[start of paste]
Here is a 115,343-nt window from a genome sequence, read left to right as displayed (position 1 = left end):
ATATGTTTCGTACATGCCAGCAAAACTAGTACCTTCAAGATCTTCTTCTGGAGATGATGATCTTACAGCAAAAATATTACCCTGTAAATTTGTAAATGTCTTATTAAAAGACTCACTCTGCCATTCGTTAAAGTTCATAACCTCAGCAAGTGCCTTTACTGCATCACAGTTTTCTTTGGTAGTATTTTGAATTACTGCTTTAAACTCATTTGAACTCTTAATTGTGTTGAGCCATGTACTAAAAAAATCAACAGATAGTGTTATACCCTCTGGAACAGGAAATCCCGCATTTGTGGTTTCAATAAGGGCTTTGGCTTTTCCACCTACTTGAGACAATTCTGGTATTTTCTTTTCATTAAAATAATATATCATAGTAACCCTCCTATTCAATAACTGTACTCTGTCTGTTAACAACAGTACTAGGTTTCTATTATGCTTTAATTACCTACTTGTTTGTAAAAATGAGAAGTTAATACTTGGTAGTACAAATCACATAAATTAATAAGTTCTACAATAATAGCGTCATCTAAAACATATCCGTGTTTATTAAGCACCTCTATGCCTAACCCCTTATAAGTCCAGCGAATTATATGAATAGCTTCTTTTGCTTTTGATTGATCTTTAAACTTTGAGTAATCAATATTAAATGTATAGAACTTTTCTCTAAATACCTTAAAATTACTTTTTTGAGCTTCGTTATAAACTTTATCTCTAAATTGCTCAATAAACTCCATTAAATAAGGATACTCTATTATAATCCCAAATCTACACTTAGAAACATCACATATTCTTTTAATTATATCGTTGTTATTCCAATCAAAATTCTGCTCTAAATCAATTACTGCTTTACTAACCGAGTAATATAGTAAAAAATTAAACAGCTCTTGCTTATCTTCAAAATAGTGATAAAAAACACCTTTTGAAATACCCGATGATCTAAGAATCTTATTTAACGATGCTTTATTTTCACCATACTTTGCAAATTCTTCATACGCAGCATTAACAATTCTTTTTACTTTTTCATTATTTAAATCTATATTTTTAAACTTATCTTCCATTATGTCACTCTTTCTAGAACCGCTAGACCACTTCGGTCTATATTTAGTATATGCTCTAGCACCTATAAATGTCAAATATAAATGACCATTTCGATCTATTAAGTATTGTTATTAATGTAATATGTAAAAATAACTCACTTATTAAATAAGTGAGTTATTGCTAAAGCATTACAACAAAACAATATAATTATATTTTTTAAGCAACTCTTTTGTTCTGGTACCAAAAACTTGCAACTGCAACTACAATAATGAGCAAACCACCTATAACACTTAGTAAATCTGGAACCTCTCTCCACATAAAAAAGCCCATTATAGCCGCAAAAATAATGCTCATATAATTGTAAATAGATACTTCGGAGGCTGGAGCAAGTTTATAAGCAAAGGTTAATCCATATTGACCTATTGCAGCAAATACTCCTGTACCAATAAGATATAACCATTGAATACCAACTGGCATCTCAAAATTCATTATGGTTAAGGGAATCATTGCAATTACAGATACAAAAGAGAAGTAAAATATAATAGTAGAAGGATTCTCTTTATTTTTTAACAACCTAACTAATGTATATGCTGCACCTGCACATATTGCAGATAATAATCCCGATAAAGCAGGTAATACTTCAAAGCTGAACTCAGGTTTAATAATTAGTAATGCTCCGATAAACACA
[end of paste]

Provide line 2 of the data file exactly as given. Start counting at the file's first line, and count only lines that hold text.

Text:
ATATGTTTCGTACATGCCAGCAAAACTAGTACCTTCAAGATCTTCTTCTGGAGATGATGATCTTACAGCAAAAATATTACCCTGTAAATTTGTAAATGTCTTATTAAAAGACTCACTCTGCCATTCGTTAAAGTTCATAACCTCAGCAAGTGCCTTTACTGCATCACAGTTTTCTTTGGTAGTATTTTGAATTACTGCTTTAAACTCATTTGAACTCTTAATTGTGTTGAGCCATGTACTAAAAAAATCAACAGATAGTGTTATACCCTCTGGAACAGGAAATCCCGCATTTGTGGTTTCAATAAGGGCTTTGGCTTTTCCACCTACTTGAGACAATTCTGGTATTTTCTTTTCATTAAAATAATATATCATAGTAACCCTCCTATTCAATAACTGTACTCTGTCTGTTAACAACAGTACTAGGTTTCTATTATGCTTTAATTACCTACTTGTTTGTAAAAATGAGAAGTTAATACTTGGTAGTACAAATCACATAAATTAATAAGTTCTACAATAATAGCGTCATCTAAAACATATCCGTGTTTATTAAGCACCTCTATGCCTAACCCCTTATAAGTCCAGCGAATTATATGAATAGCTTCTTTTGCTTTTGATTGATCTTTAAACTTTGAGTAATCAATATTAAATGTATAGAACTTTTCTCTAAATACCTTAAAATTACTTTTTTGAGCTTCGTTATAAACTTTATCTCTAAATTGCTCAATAAACTCCATTAAATAAGGATACTCTATTATAATCCCAAATCTACACTTAGAAACATCACATATTCTTTTAATTATATCGTTGTTATTCCAATCAAAATTCTGCTCTAAATCAATTACTGCTTTACTAACCGAGTAATATAGTAAAAAATTAAACAGCTCTTGCTTATCTTCAAAATAGTGATAAAAAACACCTTTTGAAATACCCGATGATCTAAGAATCTTATTTAACGATGCTTTATTTTCACCATACTTTGCAAATTCTTCATACGCAGCATTAACAATTCTTTTTACTTTTTCATTATTTAAATCTATATTTTTAAACTTATCTTCCATTATGTCACTCTTTCTAGAACCGCTAGACCACTTCGGTCTATATTTAGTATATGCTCTAGCACCTATAAATGTCAAATATAAATGACCATTTCGATCTATTAAGTATTGTTATTAATGTAATATGTAAAAATAACTCACTTATTAAATAAGTGAGTTATTGCTAAAGCATTACAACAAAACAATATAATTATATTTTTTAAGCAACTCTTTTGTTCTGGTACCAAAAACTTGCAACTGCAACTACAATAATGAGCAAACCACCTATAACACTTAGTAAATCTGGAACCTCTCTCCACATAAAAAAGCCCATTATAGCCGCAAAAATAATGCTCATATAATTGTAAATAGATACTTCGGAGGCTGGAGCAAGTTTATAAGCAAAGGTTAATCCATATTGACCTATTGCAGCAAATACTCCTGTACCAATAAGATATAACCATTGAATACCAACTGGCATCTCAAAATTCATTATGGTTAAGGGAATCATTGCAATTACAGATACAAAAGAGAAGTAAAATATAATAGTAGAAGGATTCTCTTTATTTTTTAACAACCTAACTAATGTATATGCTGCACCTGCACATATTGCAGATAATAATCCCGATAAAGCAGGTAATACTTCAAAGCTGAACTCAGGTTTAATAATTAGTAATGCTCCGATAAACACA